Asked if the NBA was OK with such a scenario, the person said Mrs. Sterling remains in talks with the league.
Though the NBA is trying to wrest the Los Angeles Clippers from her husband's grasp, Shelly Sterling has made it clear that she's not going anywhere.
James Rainey, Mike Bresnahan and Nathan Fenno of the Los Angeles Times report that Shelly plans on maintaining an ownership stake in the team should the league succeed in taking it away from Donald Sterling:
Los Angeles Clippers co-owner Shelly Sterling said Wednesday that she believes she is legally entitled to maintain ownership of the NBA team and will attempt to do so, even as the pro basketball league pushes to remove her husband from the team he has owned for 33 years.
Sterling described her long tenure as a "die-hard" fan of the Clippers and said she believes that the sanctions against Donald Sterling—which included a lifetime ban and $2.5-million fine—do not apply to "me or my family."
Some fans and experts maintain that in order to truly send a message, the NBA must ensure that no member of the Sterling family keeps the Clippers.
Ralph Lawler, who calls Clippers games, is among that crowd: "I think in the eyes of the players and the coaching staff and the basketball staff, the page has been turned, and I think it would be difficult to turn it back," he said.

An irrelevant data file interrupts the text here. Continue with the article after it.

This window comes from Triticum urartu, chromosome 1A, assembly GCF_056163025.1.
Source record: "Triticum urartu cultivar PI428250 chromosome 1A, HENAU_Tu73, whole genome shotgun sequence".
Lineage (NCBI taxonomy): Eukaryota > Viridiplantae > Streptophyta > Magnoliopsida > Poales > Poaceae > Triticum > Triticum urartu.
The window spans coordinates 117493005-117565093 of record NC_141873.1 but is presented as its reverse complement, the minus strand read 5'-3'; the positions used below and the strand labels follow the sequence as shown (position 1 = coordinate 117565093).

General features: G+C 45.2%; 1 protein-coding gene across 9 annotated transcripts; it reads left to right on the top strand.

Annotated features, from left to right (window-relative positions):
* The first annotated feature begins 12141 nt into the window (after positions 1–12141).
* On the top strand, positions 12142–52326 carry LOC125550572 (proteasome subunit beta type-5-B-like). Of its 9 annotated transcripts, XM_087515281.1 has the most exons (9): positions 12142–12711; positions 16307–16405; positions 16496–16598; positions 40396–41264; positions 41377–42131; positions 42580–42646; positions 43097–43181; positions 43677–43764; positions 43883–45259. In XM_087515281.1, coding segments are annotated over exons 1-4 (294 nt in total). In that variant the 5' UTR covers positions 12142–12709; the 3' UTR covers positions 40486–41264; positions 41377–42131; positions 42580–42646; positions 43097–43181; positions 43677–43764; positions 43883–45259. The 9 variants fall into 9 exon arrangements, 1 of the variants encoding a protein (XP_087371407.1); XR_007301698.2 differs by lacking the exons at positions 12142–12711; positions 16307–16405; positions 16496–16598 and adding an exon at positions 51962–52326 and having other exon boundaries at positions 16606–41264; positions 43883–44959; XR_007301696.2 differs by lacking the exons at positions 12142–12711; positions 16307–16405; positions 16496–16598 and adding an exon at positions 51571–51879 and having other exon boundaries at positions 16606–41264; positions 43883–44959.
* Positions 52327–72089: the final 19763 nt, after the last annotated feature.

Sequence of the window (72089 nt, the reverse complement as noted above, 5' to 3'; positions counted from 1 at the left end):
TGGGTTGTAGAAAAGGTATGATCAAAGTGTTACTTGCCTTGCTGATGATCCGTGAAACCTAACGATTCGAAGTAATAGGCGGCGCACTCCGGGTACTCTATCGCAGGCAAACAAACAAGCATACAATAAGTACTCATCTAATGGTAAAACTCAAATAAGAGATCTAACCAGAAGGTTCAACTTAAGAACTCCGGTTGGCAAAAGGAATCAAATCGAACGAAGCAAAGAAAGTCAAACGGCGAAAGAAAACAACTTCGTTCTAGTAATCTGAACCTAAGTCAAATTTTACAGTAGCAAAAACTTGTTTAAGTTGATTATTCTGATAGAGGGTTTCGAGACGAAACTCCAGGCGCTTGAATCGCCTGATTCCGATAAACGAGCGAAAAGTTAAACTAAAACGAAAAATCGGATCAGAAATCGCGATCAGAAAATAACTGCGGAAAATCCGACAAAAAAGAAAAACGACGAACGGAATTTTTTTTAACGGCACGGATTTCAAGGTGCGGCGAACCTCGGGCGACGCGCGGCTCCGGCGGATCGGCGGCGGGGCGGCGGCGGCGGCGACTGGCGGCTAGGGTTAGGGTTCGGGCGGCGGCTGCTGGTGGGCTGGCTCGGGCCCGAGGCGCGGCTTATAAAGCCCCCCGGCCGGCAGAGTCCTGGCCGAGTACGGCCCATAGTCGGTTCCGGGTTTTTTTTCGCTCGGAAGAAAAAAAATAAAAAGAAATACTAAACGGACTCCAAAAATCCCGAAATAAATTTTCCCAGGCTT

Shelly's most vocal critics would point to the 2006 housing discrimination lawsuit in which she was alleged to have posed as a health inspector to illegally enter tenants' apartments, per KABC in Los Angeles.
Sports Illustrated's Richard Deitsch also questioned Shelly's recent actions, including distancing herself from her husband:
I could not agree more with Bomani Jones. Shelley Sterling is playing a con game that I'm not buying -- and I hope you don't either.— Richard Deitsch (@richarddeitsch) May 4, 2014
Pro Basketball Talk's Kurt Helin thinks that ownership shifting to Shelly might not be the worst thing in the world, as it could still lead to a sale:
I can see the Sterling issue playing out this way: A transfer to Shelly then a sale, especially if that can help lower capital gains taxes.— Kurt Helin (@basketballtalk) May 8, 2014
If she does want to take over for her husband, it will present a problem for the league. According to the L.A. Times article, the NBA isn't planned for that potential outcome.
Brent Schrotenboer of USA Today also reported last week that if either Donald or Shelly file for divorce, that would create even more issues:
How could it happen? In the case of the Clippers, a divorce filing by either Sterling or his wife, Rochelle, could stall the NBA's move to force a sale, putting the team under the jurisdiction of a California family court as the Sterlings divide their community property. That process could be complicated as the team is owned by a family trust, which includes Sterling's wife.
Plenty of fans already want to move on from this issue, but it's probably months away from reaching a resolution.
Keeping one Sterling away from the Clippers will be hard enough. Keeping two away may be impossible.